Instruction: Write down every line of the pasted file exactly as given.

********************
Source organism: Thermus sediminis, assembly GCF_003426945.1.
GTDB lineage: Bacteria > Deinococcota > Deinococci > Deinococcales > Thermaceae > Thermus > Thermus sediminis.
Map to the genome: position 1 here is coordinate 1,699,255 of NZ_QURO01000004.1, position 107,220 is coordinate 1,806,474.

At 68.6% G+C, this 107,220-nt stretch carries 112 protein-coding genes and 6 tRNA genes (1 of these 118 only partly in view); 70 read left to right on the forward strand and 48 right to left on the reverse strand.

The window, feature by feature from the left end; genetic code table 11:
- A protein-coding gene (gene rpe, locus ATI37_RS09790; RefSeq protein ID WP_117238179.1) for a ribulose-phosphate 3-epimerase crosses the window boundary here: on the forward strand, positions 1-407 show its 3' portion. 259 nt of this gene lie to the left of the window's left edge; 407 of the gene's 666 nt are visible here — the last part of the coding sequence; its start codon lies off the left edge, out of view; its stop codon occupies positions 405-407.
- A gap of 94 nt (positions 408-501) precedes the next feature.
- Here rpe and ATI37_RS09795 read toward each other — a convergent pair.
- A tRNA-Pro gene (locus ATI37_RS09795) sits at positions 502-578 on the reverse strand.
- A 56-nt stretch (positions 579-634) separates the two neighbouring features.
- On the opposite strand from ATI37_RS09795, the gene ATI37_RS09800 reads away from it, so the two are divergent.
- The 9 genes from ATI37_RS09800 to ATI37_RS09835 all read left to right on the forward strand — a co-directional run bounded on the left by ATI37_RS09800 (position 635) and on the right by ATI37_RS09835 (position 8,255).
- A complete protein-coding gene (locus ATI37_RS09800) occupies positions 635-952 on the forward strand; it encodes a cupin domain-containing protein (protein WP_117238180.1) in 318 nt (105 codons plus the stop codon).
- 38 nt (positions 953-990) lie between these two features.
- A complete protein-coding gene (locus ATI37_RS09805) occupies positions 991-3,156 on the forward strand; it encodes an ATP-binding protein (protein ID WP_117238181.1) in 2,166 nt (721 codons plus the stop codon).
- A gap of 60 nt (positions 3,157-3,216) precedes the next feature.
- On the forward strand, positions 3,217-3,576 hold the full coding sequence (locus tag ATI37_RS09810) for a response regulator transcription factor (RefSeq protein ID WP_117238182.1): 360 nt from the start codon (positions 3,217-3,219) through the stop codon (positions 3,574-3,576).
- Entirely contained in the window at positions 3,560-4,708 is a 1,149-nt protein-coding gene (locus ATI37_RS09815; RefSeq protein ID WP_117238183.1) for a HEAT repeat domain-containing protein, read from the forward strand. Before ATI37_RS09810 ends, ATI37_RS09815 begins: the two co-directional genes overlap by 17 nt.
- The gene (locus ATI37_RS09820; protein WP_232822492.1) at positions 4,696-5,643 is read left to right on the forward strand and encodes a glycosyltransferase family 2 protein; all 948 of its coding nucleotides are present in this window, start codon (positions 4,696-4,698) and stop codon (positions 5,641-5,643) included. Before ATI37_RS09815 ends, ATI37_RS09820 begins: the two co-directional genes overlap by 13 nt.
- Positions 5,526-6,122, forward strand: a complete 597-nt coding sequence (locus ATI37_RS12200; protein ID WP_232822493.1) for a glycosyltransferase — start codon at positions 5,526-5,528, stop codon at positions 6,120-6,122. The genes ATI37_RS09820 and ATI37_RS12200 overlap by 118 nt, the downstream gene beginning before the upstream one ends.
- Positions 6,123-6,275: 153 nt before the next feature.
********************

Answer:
Source organism: Thermus sediminis, assembly GCF_003426945.1.
GTDB lineage: Bacteria > Deinococcota > Deinococci > Deinococcales > Thermaceae > Thermus > Thermus sediminis.
Map to the genome: position 1 here is coordinate 1,699,255 of NZ_QURO01000004.1, position 107,220 is coordinate 1,806,474.

At 68.6% G+C, this 107,220-nt stretch carries 112 protein-coding genes and 6 tRNA genes (1 of these 118 only partly in view); 70 read left to right on the forward strand and 48 right to left on the reverse strand.

The window, feature by feature from the left end; genetic code table 11:
- A protein-coding gene (gene rpe, locus ATI37_RS09790; RefSeq protein ID WP_117238179.1) for a ribulose-phosphate 3-epimerase crosses the window boundary here: on the forward strand, positions 1-407 show its 3' portion. 259 nt of this gene lie to the left of the window's left edge; 407 of the gene's 666 nt are visible here — the last part of the coding sequence; its start codon lies off the left edge, out of view; its stop codon occupies positions 405-407.
- A gap of 94 nt (positions 408-501) precedes the next feature.
- Here rpe and ATI37_RS09795 read toward each other — a convergent pair.
- A tRNA-Pro gene (locus ATI37_RS09795) sits at positions 502-578 on the reverse strand.
- A 56-nt stretch (positions 579-634) separates the two neighbouring features.
- On the opposite strand from ATI37_RS09795, the gene ATI37_RS09800 reads away from it, so the two are divergent.
- The 9 genes from ATI37_RS09800 to ATI37_RS09835 all read left to right on the forward strand — a co-directional run bounded on the left by ATI37_RS09800 (position 635) and on the right by ATI37_RS09835 (position 8,255).
- A complete protein-coding gene (locus ATI37_RS09800) occupies positions 635-952 on the forward strand; it encodes a cupin domain-containing protein (protein WP_117238180.1) in 318 nt (105 codons plus the stop codon).
- 38 nt (positions 953-990) lie between these two features.
- A complete protein-coding gene (locus ATI37_RS09805) occupies positions 991-3,156 on the forward strand; it encodes an ATP-binding protein (protein ID WP_117238181.1) in 2,166 nt (721 codons plus the stop codon).
- A gap of 60 nt (positions 3,157-3,216) precedes the next feature.
- On the forward strand, positions 3,217-3,576 hold the full coding sequence (locus tag ATI37_RS09810) for a response regulator transcription factor (RefSeq protein ID WP_117238182.1): 360 nt from the start codon (positions 3,217-3,219) through the stop codon (positions 3,574-3,576).
- Entirely contained in the window at positions 3,560-4,708 is a 1,149-nt protein-coding gene (locus ATI37_RS09815; RefSeq protein ID WP_117238183.1) for a HEAT repeat domain-containing protein, read from the forward strand. Before ATI37_RS09810 ends, ATI37_RS09815 begins: the two co-directional genes overlap by 17 nt.
- The gene (locus ATI37_RS09820; protein WP_232822492.1) at positions 4,696-5,643 is read left to right on the forward strand and encodes a glycosyltransferase family 2 protein; all 948 of its coding nucleotides are present in this window, start codon (positions 4,696-4,698) and stop codon (positions 5,641-5,643) included. Before ATI37_RS09815 ends, ATI37_RS09820 begins: the two co-directional genes overlap by 13 nt.
- Positions 5,526-6,122, forward strand: a complete 597-nt coding sequence (locus ATI37_RS12200; protein ID WP_232822493.1) for a glycosyltransferase — start codon at positions 5,526-5,528, stop codon at positions 6,120-6,122. The genes ATI37_RS09820 and ATI37_RS12200 overlap by 118 nt, the downstream gene beginning before the upstream one ends.
- Positions 6,123-6,275: 153 nt before the next feature.